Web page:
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Permanent galleries

First Australians: Gallery of Aboriginal and Torres Strait Islander Peoples

The First Australians gallery represents the Aboriginal and Torres Strait Islander peoples of Australia as required by Section 5 of the National Museum of Australia Act 1980, and incorporates historical collections and exhibitions.

To improve audience understanding of Aboriginal and Torres Strait Islander histories and cultures, the gallery presents stories, objects and images that explore the culture and experiences of Australia’s first peoples from time immemorial, through colonisation to contemporary Australian life.

In September 2011, the Museum launched its refurbished Torres Strait Islander gallery, featuring the exhibition, Bipotaim: Stories from the Torres Strait. This exhibition features striking photographs, stories and objects about the lives, culture and identity of Torres Strait Islanders. The exhibition was developed by the Gab Titui Cultural Centre in the Torres Strait Islands in partnership with the Museum.

In 2011–12, module redevelopments and changeovers of objects occurred throughout the First Australians gallery. Research continued for the redevelopment of several exhibits planned to open in 2012–13.

Old New Land: Australia’s People and Environment

Old New Land presents an environmental history of Australia. It examines the history of Australian attitudes to the environment, looking at the relationship of Aboriginal and Torres Strait Islander peoples to the land and the adaptation of settlers from Britain and Europe to the continent’s diverse environments. The gallery also explores the personal and emotional attachments of people to the great range of Australian landscapes and places.

Eternity: Stories from the Emotional Heart of Australia

Eternity examines the lives of 50 Australians, famous and not famous, living and dead. The gallery uses these life stories to highlight larger moments, movements, events and themes in Australian history. The gallery’s display is based on emotions such as joy, hope, passion and fear, and experiences such as loneliness, mystery, thrill, devotion, separation and chance. This year the story of Louis St John Johnson, an Aboriginal man who was separated from his birth mother in 1973, and who died tragically in 1992, was installed.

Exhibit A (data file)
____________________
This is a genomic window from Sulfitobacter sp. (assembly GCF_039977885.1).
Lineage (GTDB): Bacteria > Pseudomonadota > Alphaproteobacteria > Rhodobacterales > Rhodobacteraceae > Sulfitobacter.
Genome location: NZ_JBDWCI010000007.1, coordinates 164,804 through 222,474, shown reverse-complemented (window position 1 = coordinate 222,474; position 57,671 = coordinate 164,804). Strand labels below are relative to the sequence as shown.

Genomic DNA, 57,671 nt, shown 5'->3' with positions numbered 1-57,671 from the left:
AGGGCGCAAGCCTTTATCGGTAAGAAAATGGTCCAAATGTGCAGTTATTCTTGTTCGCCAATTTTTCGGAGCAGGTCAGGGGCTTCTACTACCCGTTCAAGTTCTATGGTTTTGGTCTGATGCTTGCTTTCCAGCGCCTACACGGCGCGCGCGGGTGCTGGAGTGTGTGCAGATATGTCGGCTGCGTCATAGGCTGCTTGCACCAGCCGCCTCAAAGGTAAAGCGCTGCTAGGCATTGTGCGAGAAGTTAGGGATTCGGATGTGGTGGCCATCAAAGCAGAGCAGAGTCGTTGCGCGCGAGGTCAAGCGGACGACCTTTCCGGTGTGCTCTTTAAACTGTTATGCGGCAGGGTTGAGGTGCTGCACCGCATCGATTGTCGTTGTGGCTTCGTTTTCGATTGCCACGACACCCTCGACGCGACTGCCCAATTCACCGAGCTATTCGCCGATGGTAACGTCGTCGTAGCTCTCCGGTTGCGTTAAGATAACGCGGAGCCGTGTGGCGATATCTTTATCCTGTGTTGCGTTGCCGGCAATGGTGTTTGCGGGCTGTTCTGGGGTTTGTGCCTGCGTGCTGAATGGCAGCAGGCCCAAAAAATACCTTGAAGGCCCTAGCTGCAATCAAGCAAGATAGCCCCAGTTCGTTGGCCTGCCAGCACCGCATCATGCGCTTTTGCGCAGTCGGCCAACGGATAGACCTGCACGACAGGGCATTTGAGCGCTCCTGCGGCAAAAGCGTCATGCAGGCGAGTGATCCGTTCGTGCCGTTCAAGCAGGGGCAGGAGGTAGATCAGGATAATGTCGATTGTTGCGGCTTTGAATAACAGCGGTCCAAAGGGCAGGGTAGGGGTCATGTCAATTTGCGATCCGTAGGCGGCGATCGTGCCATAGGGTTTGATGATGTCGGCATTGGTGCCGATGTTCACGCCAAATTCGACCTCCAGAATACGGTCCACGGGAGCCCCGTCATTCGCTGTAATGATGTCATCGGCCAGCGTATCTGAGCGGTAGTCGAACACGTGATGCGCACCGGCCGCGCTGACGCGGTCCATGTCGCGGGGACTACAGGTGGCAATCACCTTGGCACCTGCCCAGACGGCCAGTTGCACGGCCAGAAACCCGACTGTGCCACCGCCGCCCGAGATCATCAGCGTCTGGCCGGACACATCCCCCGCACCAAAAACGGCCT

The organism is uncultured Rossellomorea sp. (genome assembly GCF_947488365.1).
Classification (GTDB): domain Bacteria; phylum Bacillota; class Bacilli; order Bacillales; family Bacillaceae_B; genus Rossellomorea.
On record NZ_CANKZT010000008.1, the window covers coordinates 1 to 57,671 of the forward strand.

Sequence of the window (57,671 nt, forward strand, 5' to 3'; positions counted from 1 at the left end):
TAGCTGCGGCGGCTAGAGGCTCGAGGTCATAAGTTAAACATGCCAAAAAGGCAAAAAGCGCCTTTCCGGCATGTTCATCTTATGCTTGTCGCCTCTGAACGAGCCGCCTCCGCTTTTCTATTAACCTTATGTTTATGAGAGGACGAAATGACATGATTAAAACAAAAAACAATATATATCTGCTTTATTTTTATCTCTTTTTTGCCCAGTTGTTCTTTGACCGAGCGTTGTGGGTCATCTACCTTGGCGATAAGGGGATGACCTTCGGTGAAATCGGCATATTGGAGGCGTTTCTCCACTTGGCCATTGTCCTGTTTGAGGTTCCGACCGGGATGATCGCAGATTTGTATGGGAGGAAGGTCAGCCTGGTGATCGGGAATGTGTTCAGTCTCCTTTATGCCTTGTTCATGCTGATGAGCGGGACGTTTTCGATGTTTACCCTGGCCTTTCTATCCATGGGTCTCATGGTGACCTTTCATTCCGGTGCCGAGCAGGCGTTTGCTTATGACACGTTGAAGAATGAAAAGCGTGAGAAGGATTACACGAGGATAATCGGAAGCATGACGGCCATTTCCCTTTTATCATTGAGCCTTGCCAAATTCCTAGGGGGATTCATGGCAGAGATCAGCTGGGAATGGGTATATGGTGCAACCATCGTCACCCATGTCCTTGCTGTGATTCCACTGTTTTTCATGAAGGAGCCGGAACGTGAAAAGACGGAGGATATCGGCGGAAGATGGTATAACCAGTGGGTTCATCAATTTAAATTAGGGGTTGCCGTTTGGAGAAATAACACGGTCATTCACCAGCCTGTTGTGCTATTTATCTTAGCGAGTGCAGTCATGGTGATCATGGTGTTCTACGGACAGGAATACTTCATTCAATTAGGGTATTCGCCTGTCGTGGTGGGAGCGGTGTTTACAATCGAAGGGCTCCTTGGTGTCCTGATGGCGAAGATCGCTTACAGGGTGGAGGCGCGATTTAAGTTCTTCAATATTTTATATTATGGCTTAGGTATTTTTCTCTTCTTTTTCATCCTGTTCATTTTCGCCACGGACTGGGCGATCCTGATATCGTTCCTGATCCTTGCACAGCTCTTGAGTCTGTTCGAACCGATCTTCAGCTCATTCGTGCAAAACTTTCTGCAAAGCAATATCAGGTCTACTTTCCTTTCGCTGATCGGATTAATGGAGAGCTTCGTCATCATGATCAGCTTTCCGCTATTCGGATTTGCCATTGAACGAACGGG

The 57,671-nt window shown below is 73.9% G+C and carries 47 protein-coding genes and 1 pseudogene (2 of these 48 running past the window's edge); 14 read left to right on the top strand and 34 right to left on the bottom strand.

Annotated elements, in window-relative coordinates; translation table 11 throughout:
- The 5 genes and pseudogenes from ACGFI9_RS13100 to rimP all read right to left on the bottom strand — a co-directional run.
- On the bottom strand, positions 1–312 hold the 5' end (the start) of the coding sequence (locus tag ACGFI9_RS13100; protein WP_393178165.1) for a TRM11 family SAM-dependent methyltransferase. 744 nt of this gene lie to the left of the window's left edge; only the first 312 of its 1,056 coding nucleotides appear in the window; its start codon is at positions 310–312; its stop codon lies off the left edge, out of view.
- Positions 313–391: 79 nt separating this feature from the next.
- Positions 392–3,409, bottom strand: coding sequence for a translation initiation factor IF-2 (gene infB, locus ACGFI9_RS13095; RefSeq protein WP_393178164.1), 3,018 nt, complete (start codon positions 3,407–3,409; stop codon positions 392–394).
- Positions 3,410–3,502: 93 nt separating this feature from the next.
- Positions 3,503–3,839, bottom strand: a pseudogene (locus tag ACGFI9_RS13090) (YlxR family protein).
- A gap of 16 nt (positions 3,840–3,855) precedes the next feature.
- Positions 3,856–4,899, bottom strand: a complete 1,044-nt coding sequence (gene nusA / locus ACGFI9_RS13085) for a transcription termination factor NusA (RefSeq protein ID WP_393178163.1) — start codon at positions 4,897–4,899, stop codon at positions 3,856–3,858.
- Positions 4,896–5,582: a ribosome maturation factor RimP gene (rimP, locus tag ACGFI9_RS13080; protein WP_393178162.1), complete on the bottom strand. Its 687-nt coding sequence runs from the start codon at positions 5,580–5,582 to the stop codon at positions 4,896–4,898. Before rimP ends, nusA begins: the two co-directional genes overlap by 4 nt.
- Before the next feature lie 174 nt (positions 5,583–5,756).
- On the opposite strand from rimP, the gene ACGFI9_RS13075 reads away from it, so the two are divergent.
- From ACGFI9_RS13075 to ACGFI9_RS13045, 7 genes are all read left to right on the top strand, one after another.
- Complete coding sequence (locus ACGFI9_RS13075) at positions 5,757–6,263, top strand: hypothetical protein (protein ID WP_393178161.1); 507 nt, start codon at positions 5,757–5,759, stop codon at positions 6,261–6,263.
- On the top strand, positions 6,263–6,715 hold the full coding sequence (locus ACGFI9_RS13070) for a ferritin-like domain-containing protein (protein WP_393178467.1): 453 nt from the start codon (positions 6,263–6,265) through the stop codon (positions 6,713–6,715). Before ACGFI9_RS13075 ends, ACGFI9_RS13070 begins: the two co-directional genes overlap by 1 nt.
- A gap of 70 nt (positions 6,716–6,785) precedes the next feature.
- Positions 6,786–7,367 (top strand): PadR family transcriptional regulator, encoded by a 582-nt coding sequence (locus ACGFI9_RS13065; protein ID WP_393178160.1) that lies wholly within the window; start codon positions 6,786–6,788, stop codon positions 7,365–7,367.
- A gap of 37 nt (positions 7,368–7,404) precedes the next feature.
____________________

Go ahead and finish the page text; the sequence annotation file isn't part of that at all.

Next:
Australian Journeys: Connections with the World

Australian Journeys explores the passages of people to, from and across Australia. The gallery traces the ways in which migrants and travellers have made homes in Australia and overseas, and have built and maintained connections between here and abroad. It was the first permanent gallery to be renewed since the Museum opened in 2001.

The gallery includes significant purchases made by the Museum, such as a table made of beefwood collected near Port Jackson for First Fleet Surgeon-General John White in the early 1790s, and a rich collection associated with Captain James Cook, including Cook’s plane table surveying frame, a striking marble bust and a copy of Banks’ Florilegium.

Landmarks: People and Places across Australia

The Landmarks gallery explores a broad history of Australia through stories of places and their peoples. The gallery considers 10 themes in Australian life, exploring how each has unfolded in particular places across the country. It looks at how people have engaged with landscapes, flora, fauna and technologies to develop distinctive Australian communities. Landmarks offers an imaginative tour of the country – the opportunity to ‘visit’ different places, to explore how they have emerged, and to ask how, together, they create a history of Australia.

The gallery features more than 1500 objects, including a Simplex windmill from Kenya station in Queensland, an iron-ore mining bucket from Mount Tom Price in Western Australia, the Holden Prototype No. 1 and Phar Lap’s heart. Other highlights include the stream anchor from HMS Investigator, the Batman Land Deed, a set of early fishhooks made by the Eora people of the Sydney region, and a rare Wedgwood medallion, made from clay sent by Governor Arthur Phillip at Sydney Cove to Sir Joseph Banks in England.